The Prefrontal Cortex: Home To Critical Thinking
The executive function control centers develop in the prefrontal cortex . The PFC gives us the potential to consider and voluntarily control our thinking, emotional responses, and behavior. It is the reflective “higher brain” compared to the reactive “lower brain”. This prime real estate of the PFC comprises the highest percentage of brain volume in humans, compared to all other animals, which is roughly 20% of our brains.
Animals, compared to humans, are more dependent on their reactive lower brains to survive in their unpredictable environments where it is appropriate that automatic responses not be delayed by complex analysis. As man developed more control of his environment, the luxury of a bigger reflective brain correlated with the evolution of the PFC to its current proportions.
The prefrontal cortex is the last part of the brain to mature. This maturation is a process of neuroplasticity that includes 1) the pruning of unused cells to better provide for the metabolic needs of more frequently used neurons and 2) strengthening the connections in the circuits that are most used. Another aspect of neuroplasticity is the growth of stronger and increased numbers of connections among neurons. Each of the brain’s over one billion neurons holds only a tiny bit of information. It is only when multiple neurons connect through their branches that a memory is stored and retrievable.
Focus On Physical Surroundings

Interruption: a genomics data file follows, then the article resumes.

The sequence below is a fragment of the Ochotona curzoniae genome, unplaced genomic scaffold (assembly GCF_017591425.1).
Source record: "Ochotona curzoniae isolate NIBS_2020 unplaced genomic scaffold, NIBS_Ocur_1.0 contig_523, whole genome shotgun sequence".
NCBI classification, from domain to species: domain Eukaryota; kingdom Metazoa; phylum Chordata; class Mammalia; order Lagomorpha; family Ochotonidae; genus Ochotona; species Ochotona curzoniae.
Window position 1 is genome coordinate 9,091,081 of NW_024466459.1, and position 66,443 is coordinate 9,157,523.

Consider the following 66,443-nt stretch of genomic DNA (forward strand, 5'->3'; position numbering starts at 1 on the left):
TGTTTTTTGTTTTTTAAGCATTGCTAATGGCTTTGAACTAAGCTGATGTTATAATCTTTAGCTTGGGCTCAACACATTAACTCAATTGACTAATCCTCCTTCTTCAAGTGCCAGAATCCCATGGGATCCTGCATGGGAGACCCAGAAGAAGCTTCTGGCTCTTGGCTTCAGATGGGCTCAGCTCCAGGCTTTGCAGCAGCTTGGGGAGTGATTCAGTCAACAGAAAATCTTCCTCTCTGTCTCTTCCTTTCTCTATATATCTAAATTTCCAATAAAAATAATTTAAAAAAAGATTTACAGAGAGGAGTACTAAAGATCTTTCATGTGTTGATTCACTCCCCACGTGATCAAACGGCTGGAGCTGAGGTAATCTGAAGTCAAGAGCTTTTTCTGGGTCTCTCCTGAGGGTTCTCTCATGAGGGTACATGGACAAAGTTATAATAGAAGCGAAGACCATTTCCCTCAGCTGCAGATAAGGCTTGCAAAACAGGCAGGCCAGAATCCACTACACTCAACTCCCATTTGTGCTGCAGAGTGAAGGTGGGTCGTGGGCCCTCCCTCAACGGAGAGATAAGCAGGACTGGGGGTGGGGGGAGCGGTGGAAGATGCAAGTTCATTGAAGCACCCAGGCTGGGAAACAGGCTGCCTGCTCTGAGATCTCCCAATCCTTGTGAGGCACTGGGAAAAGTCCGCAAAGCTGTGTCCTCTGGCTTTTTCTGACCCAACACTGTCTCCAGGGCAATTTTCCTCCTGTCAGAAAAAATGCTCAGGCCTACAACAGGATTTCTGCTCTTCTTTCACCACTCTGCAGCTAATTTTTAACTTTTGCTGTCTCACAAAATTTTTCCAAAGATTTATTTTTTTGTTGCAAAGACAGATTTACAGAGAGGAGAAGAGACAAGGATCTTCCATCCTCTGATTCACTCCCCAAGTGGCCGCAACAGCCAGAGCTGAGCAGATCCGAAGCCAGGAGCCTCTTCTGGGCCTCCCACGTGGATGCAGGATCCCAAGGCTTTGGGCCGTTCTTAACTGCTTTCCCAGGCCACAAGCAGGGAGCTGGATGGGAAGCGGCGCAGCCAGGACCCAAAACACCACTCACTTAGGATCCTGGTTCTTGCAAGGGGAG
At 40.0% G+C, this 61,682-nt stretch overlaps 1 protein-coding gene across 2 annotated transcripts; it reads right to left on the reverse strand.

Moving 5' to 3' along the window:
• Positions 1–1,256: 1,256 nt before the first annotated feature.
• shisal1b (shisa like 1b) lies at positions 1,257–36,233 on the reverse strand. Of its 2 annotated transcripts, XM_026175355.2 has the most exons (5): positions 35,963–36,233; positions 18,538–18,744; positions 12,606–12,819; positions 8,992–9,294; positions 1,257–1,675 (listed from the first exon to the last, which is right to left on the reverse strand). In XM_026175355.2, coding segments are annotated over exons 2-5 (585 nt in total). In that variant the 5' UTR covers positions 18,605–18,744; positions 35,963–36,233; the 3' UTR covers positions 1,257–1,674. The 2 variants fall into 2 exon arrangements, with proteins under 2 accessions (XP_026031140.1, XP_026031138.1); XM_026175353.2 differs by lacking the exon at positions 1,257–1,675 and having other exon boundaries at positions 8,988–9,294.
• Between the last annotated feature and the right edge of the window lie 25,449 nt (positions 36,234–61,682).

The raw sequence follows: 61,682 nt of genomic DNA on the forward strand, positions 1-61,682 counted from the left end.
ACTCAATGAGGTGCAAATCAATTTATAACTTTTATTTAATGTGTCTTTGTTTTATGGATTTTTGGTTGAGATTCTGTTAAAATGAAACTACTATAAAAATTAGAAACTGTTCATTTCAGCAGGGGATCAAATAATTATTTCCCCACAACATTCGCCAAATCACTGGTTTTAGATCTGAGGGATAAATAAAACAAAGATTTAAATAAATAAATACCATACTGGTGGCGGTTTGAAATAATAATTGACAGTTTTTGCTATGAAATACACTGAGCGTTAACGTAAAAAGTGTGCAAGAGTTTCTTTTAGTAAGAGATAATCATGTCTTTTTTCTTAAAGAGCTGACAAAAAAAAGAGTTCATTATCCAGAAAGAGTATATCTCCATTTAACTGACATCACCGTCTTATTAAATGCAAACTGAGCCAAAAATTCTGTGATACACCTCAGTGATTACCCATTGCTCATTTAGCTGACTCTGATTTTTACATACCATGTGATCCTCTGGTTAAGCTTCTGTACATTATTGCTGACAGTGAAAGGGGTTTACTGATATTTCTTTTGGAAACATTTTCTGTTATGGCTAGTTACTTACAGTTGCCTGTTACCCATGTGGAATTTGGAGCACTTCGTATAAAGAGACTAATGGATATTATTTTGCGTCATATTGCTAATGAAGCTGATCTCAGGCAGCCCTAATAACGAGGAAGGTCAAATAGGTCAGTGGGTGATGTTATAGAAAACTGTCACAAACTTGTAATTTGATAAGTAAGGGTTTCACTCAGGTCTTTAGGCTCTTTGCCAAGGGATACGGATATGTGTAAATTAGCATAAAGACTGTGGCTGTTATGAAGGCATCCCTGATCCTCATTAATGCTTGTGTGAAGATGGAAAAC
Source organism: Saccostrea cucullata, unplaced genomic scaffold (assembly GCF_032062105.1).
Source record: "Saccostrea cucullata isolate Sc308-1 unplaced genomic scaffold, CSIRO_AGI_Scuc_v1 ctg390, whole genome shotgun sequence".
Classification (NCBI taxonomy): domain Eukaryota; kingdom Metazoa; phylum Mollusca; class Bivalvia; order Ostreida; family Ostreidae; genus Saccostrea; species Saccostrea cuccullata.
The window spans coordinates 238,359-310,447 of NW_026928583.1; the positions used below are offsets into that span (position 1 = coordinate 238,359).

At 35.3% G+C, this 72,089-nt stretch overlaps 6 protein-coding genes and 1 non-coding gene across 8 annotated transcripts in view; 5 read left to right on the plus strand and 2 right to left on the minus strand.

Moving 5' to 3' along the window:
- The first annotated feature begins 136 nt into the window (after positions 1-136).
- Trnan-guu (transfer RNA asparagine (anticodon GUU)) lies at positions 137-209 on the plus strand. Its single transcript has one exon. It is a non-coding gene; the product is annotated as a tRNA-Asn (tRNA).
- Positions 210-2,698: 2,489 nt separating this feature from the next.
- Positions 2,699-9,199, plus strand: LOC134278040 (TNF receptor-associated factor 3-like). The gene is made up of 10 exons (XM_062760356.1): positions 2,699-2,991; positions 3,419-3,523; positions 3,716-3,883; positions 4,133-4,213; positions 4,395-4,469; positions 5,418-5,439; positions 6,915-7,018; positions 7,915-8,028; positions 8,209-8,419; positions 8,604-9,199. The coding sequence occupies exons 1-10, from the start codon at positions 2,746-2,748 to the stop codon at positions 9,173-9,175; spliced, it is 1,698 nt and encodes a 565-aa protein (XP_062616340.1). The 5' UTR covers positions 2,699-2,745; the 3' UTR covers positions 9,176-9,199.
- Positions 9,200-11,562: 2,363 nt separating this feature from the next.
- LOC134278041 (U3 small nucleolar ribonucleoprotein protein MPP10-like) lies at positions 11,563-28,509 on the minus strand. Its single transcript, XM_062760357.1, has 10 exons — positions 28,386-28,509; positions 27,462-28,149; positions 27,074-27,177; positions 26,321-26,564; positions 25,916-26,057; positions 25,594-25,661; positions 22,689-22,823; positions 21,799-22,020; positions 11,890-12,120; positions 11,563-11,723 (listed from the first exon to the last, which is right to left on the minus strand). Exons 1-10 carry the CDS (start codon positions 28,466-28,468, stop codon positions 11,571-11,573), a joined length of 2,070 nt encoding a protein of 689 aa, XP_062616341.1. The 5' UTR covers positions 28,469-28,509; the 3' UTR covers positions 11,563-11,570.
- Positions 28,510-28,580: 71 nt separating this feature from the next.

We can extend the mind further into our physical surroundings. The context of being in nature is cognitively effortless because the brain evolved to process this information. This undemanding context frees up space for creative thinking its as though your mind can expand into the surroundings.
It may not be possible to conduct every lesson walking through a forest, but there are environmental changes within our control in the classroom.
Teachers could experiment with music and natural sounds, move students around to work in groups, have them sit upon their tables, get them to personalise their learning space lets try these things out and see how it affects our students expanded minds.
How Does The Brain Think
Our brains canât thoroughly analyze everything. Hereâs how they think through it all anyway.
A roaring sound fills the air and a small object zips through the sky. People in a crowd look up, and three voices shout, âLook! Up in the sky! Itâs a bird!â âItâs a plane!â âItâs Superman!â
Itâs the same object, the same sky. Itâs even the same roar. So why do three people witnessing the same event reach different conclusions?